Food to Fight Breast Cancer
Breast cancer is the most common cancer in UK women, with over 50,000 women being diagnosed with the disease every year. One in eight women in the UK will develop breast cancer at some point in their lifetime1.
Breast cancer can be caused by several different factors, including genetics and increased age. It is thought that approximately 27% of breast cancer cases could have been prevented, had the patient made healthier lifestyle choices – such not smoking or drinking, maintaining a healthy weight and exercising regularly2.
If you have received a breast cancer diagnosis, the amount of information available on preventing recurrence can be overwhelming and often contradictory. In this article, we will look at the findings of some of the most current scientific research into breast cancer and diet, because the right anticancer diet can help to support medical treatment, and prevent disease progression.
Dairy and breast cancer
Probably one of the most contentious topics regarding breast cancer and diet relates to the consumption of dairy products. Eating dairy products such as milk, butter and yoghurt, has been shown to be a possible risk factor in breast cancer3,4. This is thought to be either due to dairy sourced hormones5, high levels of fat, pesticide residue in the milk, or high levels of calcium, however the exact mechanism of action appears to be unclear.
The presence of hormones and growth factors in milk, is one of the most commonly cited hypotheses amongst nutritionists. Insulin-like growth factor I (IGF-1) is a growth factor that has been shown to promote breast cancer growth6,5. Milk naturally contains IGF-1, however dairy farmers often give dairy cows bovine growth hormone (BGH), which further increases the concentration of IFG-1 in the cow’s milk7.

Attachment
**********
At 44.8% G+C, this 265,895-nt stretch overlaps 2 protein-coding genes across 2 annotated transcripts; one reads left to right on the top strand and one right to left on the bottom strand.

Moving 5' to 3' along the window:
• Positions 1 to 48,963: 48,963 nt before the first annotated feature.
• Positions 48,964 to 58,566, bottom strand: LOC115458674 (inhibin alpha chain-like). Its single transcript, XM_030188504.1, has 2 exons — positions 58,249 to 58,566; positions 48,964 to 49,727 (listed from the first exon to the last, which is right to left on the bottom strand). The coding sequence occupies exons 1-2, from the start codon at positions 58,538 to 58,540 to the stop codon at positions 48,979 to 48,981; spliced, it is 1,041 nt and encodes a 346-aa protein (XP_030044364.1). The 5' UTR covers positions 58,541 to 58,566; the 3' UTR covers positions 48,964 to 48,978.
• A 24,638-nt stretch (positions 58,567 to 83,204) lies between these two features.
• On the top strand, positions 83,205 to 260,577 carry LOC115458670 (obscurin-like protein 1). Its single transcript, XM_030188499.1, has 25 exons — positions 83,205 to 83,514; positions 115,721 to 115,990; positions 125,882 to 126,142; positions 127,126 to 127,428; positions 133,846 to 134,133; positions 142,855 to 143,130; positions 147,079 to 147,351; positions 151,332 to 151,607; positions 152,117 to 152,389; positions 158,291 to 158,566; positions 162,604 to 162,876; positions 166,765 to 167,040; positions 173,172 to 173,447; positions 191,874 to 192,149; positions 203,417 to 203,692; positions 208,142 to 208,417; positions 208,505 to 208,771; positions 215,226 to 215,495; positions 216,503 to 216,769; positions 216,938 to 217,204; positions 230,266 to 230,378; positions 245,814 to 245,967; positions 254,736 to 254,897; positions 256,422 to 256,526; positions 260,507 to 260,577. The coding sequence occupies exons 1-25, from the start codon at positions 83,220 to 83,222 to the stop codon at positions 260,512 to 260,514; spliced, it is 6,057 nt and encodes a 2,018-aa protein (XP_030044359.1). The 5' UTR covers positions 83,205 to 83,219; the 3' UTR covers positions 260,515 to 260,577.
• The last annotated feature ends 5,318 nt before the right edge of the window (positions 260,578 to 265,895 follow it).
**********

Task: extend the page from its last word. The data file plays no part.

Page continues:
The saturated fat content of dairy products is also of concern to nutritionists, as high saturated fat intake has been (not-conclusively) associated with increased breast cancer risk. It has been suggested that high levels of saturated fat in the diet, increases circulating oestrogen concentrations and raises the breast cancer risk8.
Given the above concerns, if you have breast cancer or are at high risk of developing breast cancer, you should avoid dairy products.
Soy and breast cancer
Soy consumption is another topic that causes confusion and concern with regards to breast cancer. Soy contains isoflavones, compounds that exert oestrogen-like actions in the body. These properties have led soy consumption to be linked to an increased risk of breast cancer.
Some studies have shown that if you give concentrated isoflavones to rats, it can promote the growth of breast cancer cells, however this isn’t directly comparable to human consumption of soy – because the amount of flavone intake through diet is significantly lower, and the human body processes dietary soy differently to rats.
In fact, scientific studies now increasingly show that eating moderate amounts of soy can have a beneficial and protective effect against breast cancer and its consumption has been linked to increased survival in some breast cancer patients.
If you have breast cancer, current research suggests that soy products are not only safe to consume, but may also protect against disease relapse.
Mediterranean diet and breast cancer
The Mediterranean diet is generally considered to be one of the most beneficial diets for women with breast cancer. The diet is naturally rich in fruits, vegetables, nuts, legumes and extra virgin olive oil, and has been associated with a significantly reduced risk of breast cancer9. The reason for this reduced risk may be due in part to the diet being rich in complex carbohydrates – found in fruits, vegetables, whole grains and legumes – which have been shown to lower the risk of developing breast cancer by 32%10.